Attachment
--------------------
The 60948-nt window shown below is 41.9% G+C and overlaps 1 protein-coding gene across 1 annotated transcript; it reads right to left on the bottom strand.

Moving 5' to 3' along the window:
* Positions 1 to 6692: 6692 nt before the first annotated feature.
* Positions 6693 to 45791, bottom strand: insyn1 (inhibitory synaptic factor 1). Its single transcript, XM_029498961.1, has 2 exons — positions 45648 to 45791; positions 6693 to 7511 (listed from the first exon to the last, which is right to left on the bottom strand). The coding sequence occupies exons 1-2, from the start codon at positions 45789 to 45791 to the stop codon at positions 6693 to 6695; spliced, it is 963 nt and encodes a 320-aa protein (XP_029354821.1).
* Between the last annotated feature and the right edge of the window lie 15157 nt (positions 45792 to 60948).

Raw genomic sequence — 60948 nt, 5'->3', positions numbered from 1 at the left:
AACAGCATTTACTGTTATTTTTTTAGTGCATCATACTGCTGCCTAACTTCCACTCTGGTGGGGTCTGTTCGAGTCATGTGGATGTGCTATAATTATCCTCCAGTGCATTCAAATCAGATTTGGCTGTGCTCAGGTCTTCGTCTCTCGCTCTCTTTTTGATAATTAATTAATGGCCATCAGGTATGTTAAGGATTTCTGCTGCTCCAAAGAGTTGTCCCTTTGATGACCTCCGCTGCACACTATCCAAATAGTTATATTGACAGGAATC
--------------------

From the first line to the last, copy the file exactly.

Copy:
The 60948-nt window shown below is 41.9% G+C and overlaps 1 protein-coding gene across 1 annotated transcript; it reads right to left on the bottom strand.

Moving 5' to 3' along the window:
* Positions 1 to 6692: 6692 nt before the first annotated feature.
* Positions 6693 to 45791, bottom strand: insyn1 (inhibitory synaptic factor 1). Its single transcript, XM_029498961.1, has 2 exons — positions 45648 to 45791; positions 6693 to 7511 (listed from the first exon to the last, which is right to left on the bottom strand). The coding sequence occupies exons 1-2, from the start codon at positions 45789 to 45791 to the stop codon at positions 6693 to 6695; spliced, it is 963 nt and encodes a 320-aa protein (XP_029354821.1).
* Between the last annotated feature and the right edge of the window lie 15157 nt (positions 45792 to 60948).

Raw genomic sequence — 60948 nt, 5'->3', positions numbered from 1 at the left:
AACAGCATTTACTGTTATTTTTTTAGTGCATCATACTGCTGCCTAACTTCCACTCTGGTGGGGTCTGTTCGAGTCATGTGGATGTGCTATAATTATCCTCCAGTGCATTCAAATCAGATTTGGCTGTGCTCAGGTCTTCGTCTCTCGCTCTCTTTTTGATAATTAATTAATGGCCATCAGGTATGTTAAGGATTTCTGCTGCTCCAAAGAGTTGTCCCTTTGATGACCTCCGCTGCACACTATCCAAATAGTTATATTGACAGGAATC